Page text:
Artisan bread is having a moment in Perth. Bakeries such as North Street Store, Mary Street Bakery, Blake Street Merchant and The Woodfired Baker have gained such a following they often struggle to meet demand. Now, Miller & Baker joins their ranks, opening on Lake Street in December. But this one’s a little different – it’s one of the few Australian bakeries milling its own flour.

“When you buy coffee, it tells you on the bag what altitude it was grown at, where it’s from and what species it is,” says owner Mark Taylor. “Why don’t they do that for wheat?”

The former environmental scientist was introduced to the joys of freshly milled, locally sourced flour during a four-year stint in Denmark.

“We lived down the road from a cafe-bakery that was linked to Relae, one of the world’s top 50 restaurants, and of course the bread had to be the best,” says Taylor. “In Denmark they use so much freshly milled flour. Most of the bakeries have a mill or a good relationship with a farmer, so they get it direct and fresh. You get a bit spoilt when you have that bread every day.”

Inspired to know more, Taylor spent eight months visiting Danish bakeries to learn the trade – an experience he describes as “life changing”. He’s now determined to bring the quality and health benefits of freshly milled flour to Perth. Better flavour aside, the nutrients in wheat diminish with time and commercial processing. “When you start looking at the health benefits of freshly milled flour, there’s no reason why everyone shouldn’t be doing this,” says Taylor.

The bakery’s closest counterparts are Sydney’s Staple Bread & Necessities and Adelaide’s Small World Bakery, which uses the same imported stone mill as Miller & Baker.

Taylor personally collects the grain from the wheat-belt town of Mollerin, some 300 kilometres north-east of Perth. It’s the product of regenerative farming, a system of farming and grazing practices that builds healthy, biologically diverse and mineral-rich soils. It also grows tastier wheat.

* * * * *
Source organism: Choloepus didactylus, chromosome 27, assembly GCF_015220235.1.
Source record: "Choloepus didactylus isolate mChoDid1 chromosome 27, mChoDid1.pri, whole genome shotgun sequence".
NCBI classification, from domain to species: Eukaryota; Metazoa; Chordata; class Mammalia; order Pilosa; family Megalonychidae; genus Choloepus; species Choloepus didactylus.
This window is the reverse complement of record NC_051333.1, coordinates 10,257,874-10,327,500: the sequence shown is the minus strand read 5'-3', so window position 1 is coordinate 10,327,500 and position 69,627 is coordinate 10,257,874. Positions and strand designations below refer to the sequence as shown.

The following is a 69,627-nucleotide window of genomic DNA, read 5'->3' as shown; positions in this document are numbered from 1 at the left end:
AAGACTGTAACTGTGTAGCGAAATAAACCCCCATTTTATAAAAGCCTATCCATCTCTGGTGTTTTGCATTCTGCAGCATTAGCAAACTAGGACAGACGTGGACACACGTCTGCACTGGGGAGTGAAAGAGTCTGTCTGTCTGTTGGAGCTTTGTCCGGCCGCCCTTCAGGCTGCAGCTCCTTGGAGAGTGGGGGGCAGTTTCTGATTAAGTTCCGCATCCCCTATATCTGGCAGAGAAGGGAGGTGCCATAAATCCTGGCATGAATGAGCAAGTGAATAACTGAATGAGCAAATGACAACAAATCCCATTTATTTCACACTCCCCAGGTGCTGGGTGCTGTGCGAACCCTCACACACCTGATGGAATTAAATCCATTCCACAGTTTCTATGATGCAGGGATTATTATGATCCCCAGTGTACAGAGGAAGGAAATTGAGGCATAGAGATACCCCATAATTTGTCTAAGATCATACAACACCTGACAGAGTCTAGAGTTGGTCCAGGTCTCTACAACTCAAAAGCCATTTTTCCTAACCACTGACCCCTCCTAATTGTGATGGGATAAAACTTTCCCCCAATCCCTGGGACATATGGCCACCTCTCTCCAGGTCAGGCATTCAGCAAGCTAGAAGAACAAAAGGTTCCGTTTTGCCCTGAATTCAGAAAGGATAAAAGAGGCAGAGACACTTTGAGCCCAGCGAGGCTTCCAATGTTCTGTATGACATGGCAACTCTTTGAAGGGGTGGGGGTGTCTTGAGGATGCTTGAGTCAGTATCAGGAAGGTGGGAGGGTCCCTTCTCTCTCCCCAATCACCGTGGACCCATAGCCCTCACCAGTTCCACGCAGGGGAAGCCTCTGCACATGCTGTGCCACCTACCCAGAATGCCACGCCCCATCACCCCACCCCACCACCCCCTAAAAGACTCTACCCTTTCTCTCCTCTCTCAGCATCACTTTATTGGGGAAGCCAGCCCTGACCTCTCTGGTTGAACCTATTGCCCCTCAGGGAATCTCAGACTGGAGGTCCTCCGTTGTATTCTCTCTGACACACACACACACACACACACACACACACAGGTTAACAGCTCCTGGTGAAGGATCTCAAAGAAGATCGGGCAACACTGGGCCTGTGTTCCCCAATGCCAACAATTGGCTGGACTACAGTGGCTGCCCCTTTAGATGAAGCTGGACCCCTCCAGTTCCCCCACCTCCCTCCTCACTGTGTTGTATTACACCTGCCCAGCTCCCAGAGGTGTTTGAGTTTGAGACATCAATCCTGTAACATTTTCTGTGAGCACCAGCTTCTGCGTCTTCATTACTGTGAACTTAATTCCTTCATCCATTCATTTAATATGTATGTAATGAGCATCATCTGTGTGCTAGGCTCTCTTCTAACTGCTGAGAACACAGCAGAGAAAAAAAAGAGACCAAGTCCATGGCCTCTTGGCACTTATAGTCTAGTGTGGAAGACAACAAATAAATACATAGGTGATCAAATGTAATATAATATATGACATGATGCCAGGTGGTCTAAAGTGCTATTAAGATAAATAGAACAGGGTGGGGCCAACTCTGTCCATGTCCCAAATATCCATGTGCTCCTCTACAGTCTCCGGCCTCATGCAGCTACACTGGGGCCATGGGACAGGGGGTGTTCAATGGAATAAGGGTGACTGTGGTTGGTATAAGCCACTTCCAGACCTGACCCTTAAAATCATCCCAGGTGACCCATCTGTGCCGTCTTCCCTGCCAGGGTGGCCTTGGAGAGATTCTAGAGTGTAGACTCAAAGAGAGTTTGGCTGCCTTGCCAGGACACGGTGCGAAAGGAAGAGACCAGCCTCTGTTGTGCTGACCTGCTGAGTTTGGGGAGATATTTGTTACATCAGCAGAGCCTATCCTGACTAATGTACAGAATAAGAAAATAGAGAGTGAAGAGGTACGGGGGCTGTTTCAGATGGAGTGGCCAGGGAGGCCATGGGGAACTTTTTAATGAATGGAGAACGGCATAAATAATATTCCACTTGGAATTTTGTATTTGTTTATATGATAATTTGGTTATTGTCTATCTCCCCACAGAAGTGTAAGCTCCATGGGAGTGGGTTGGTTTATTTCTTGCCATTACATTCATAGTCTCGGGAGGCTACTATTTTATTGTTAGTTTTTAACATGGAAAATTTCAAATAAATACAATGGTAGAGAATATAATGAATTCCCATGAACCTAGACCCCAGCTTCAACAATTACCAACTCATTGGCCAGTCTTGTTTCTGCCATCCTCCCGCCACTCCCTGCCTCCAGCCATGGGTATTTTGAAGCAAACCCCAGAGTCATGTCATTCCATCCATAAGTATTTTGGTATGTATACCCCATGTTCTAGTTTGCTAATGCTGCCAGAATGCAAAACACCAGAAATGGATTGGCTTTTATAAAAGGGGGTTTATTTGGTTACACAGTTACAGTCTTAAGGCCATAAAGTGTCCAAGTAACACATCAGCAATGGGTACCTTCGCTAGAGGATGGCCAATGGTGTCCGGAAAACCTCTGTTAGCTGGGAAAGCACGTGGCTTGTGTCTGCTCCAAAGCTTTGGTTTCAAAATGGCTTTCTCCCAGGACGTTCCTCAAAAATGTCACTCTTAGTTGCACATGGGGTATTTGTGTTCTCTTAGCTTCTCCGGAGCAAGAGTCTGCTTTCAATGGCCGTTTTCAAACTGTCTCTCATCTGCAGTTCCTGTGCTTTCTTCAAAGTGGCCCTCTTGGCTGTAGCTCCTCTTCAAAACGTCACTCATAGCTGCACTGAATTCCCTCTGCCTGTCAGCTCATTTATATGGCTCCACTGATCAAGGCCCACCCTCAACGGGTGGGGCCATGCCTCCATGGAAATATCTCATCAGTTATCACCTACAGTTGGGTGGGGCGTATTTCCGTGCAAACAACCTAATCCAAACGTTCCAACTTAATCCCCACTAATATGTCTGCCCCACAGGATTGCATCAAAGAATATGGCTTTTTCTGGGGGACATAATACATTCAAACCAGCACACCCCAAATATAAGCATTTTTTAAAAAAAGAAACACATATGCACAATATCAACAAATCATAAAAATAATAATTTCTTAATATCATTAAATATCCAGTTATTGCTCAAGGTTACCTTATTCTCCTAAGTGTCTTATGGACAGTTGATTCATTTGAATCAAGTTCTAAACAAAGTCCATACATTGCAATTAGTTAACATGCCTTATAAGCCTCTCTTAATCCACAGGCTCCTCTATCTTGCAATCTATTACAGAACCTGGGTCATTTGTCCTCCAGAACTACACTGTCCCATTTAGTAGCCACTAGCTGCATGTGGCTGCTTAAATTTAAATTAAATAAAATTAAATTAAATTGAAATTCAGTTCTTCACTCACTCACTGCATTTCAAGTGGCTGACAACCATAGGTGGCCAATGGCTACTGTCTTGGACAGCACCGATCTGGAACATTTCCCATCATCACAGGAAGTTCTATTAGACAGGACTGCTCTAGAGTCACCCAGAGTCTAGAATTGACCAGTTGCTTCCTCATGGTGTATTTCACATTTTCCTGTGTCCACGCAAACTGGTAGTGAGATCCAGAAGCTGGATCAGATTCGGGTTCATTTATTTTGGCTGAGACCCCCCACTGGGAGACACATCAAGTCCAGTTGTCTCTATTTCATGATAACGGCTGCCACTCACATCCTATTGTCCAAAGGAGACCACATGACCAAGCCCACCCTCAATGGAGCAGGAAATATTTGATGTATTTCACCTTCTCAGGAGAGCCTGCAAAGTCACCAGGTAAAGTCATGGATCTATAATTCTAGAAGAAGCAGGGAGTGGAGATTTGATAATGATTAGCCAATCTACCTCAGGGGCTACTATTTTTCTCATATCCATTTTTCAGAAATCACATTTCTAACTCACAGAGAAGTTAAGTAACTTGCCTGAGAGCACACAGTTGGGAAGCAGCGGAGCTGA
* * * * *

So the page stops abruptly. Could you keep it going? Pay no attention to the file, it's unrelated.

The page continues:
“We know the people growing our produce and that’s important, especially in WA. They’re so passionate but they haven’t been able to sell their wheat except to be blended in a bigger flour mill or to Asia for noodle wheat.”

Head baker is 20-year industry veteran Brendan Stone, who has spent time at New Norcia and Mary Street. Here, he’s turning out freshly baked loaves of sourdough, rye, ciabatta, baguettes and more. There are also pies, vegemite scrolls, sweet and savoury pastries (the ham and gruyere croissants are highly recommended), and generously filled sandwiches to tempt the lunch trade. Grab them to go or pull up a stool in the tiny but inviting cafe space, which features exposed brick, bench seating and a communal table in the centre, plus plenty of greenery.

Espresso coffee is by Five Senses and Offshoot, with guest roasters for filter. House-milled flour is available to buy in small quantities, and there are plans to produce and sell preserves, relishes and honey.

The opening was delayed due to issues with shipping the mill, and so the in-house flour will be blended with others in the early days of operation. Taylor is modest when talking about his bread, but his ambitions are high. And Perth bread-lovers have reason to be excited if the quality of early production is anything to go by.

“It’s just the early stages, we had to open and get it going,” explains Taylor. “I know a few people in high-end restaurants who have bakeries attached, and they don’t produce anything but the best. We’re nowhere near that, but that’s where I want to get to. I want to produce the healthiest and best bread in Perth.”

Miller & Baker
236 Lake Street, Perth
Wed to Sun 6.30am–3pm

This article first appeared on Broadsheet on 31 January 2020. Menu items may have changed since publication.